With a record number of foreclosures being filed, many people are quickly deciding that filing bankruptcy is not such a bad idea. Chapter 7 bankruptcy will only stop a foreclosure temporarily, unless the debtor can come up with a way to pay all the arrears on their mortgage. If that's not done, the lender will file a motion for relief of stay which will allow them to continue with the foreclosure. Because of this, Chapter 13 bankruptcy is getting a lot of attention. In Chapter 13, the debtor will be able to keep all of their property while catching up on back payments over a 3 to 5 year period. A Chapter 13 bankruptcy will allow the debtor to negotiate based on their income and expenses, a payment plan that will be feasible. For someone that is gainfully employed this seems like a win-win situation for an individual facing foreclosure. If the debtor's financial situation changes after the bankruptcy is filed, the debtor can go back in and file a motion to make changes to the payment plan.
After filing bankruptcy under Chapter 13 it's important not to miss any payments. If you stop making your Chapter 13 bankruptcy payments and don't contact the bankruptcy trustee, the case will be dismissed and you no longer will benefit from the discharge. Immediately following the dismissal of the case the automatic stay will be released and the debtor will no longer be protected. Usually, when a debtor does this the creditors come chasing after them with a vengeance. Most creditors will immediately file a lawsuit in court to get a judgment against the debtor. Once they get the judgment, they will be able to garnish your wages, attach your bank accounts and take any property that is not tied down.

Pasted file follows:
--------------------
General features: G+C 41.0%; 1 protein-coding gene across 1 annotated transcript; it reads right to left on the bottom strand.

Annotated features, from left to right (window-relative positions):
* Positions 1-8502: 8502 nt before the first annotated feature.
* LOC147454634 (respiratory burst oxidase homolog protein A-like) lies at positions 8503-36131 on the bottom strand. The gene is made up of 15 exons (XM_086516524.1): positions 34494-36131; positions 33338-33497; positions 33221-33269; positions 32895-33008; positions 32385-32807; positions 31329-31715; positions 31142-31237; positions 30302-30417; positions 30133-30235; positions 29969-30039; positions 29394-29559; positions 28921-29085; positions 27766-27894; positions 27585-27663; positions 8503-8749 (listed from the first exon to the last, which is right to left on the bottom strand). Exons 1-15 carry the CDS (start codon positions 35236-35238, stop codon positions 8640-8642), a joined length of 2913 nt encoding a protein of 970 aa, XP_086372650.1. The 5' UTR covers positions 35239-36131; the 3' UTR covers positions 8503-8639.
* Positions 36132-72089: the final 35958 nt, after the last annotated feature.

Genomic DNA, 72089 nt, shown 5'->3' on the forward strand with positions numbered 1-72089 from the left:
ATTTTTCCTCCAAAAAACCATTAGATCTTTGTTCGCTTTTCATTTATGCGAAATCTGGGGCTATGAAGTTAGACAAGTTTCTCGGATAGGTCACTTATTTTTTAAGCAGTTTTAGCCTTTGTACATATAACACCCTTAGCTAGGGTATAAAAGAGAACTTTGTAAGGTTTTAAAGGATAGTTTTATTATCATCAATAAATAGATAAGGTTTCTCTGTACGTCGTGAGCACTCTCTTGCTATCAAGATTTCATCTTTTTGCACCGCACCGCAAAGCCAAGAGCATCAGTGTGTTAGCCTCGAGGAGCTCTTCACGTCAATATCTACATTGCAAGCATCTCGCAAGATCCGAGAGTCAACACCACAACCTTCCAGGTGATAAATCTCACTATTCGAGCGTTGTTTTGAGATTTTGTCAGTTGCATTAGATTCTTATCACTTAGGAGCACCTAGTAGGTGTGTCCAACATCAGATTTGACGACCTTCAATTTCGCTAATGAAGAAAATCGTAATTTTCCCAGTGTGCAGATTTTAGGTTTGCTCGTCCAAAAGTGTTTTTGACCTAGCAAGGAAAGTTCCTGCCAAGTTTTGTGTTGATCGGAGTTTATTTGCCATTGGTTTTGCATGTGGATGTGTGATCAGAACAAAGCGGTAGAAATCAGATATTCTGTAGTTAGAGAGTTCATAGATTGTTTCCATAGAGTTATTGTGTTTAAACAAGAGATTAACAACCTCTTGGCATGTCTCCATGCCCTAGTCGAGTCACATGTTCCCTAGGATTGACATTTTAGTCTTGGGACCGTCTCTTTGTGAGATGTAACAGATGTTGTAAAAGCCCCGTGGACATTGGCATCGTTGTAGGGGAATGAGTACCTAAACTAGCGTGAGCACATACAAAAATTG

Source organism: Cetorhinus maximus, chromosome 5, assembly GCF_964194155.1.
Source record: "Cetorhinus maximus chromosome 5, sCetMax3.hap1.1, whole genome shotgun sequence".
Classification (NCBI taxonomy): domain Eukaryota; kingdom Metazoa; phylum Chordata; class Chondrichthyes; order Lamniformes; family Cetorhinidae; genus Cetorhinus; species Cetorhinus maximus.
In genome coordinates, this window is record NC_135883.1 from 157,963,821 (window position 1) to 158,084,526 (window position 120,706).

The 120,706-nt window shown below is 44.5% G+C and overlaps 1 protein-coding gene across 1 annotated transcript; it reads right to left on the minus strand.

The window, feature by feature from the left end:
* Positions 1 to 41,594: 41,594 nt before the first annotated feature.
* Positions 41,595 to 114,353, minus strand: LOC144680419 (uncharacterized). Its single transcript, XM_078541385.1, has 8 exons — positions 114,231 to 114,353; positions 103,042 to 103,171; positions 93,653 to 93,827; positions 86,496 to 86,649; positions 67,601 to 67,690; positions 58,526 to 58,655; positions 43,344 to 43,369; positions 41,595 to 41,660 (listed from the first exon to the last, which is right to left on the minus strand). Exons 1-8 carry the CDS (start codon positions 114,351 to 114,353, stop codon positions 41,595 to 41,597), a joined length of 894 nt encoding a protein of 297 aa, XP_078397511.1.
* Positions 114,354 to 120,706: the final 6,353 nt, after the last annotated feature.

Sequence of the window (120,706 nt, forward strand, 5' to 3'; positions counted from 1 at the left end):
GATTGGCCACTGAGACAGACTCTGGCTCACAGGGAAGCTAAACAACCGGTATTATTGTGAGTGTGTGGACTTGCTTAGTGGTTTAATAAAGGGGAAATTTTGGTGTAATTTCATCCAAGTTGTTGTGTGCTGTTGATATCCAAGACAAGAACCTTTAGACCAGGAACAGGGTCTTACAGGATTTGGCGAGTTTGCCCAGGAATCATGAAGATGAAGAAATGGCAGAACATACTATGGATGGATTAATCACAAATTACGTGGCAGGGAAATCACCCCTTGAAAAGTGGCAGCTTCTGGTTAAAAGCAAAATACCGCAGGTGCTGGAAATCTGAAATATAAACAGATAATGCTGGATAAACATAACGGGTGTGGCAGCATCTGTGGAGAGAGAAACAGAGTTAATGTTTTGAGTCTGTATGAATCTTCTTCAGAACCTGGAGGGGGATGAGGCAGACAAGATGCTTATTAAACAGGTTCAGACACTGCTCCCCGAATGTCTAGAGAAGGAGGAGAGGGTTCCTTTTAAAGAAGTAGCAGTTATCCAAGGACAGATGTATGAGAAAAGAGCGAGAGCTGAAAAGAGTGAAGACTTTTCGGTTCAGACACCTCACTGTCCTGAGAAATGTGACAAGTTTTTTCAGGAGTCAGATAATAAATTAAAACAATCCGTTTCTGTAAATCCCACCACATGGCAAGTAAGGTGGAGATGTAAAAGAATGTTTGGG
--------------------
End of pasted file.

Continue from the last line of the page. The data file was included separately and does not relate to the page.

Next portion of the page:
Traditionally, when you complete your Chapter 13 bankruptcy payment plan the court enters an order discharging all leftover dischargeable debts. The bankruptcy discharge prevents creditors from coming back later to try and collect from you. To be successful in a Chapter 13, the debtor needs to make all their payments required by the negotiated payment plan. Not being able to complete the payment plan means no discharge. If the debtor can no longer make their payments they need to immediately contact a bankruptcy attorney to work on modifying the Chapter 13 bankruptcy plan. Most bankruptcy trustees are very understanding and will usually give the debtor leeway, allowing them to lower their payments so they won't fail. The only other option an individual has, outside of trying to qualify for an early discharge due to a hardship, is to convert the Chapter 13 into a Chapter 7 bankruptcy. Hopefully, the debtor won't make too much money to qualify for Chapter 7 bankruptcy. If the debtor qualifies to file Chapter 7, the Chapter 13 can be converted and they will no longer be required to make the previous payments.
The main thing to learn here is to be proactive and contact your bankruptcy attorney if there is a problem with the ability to make the Chapter 13 bankruptcy payments. The outcome of not doing anything will only compound the debtor's problems. A dismissal could be financially devastating to an individual that is already strapped. There are things that can be done with the help of your bankruptcy attorney.
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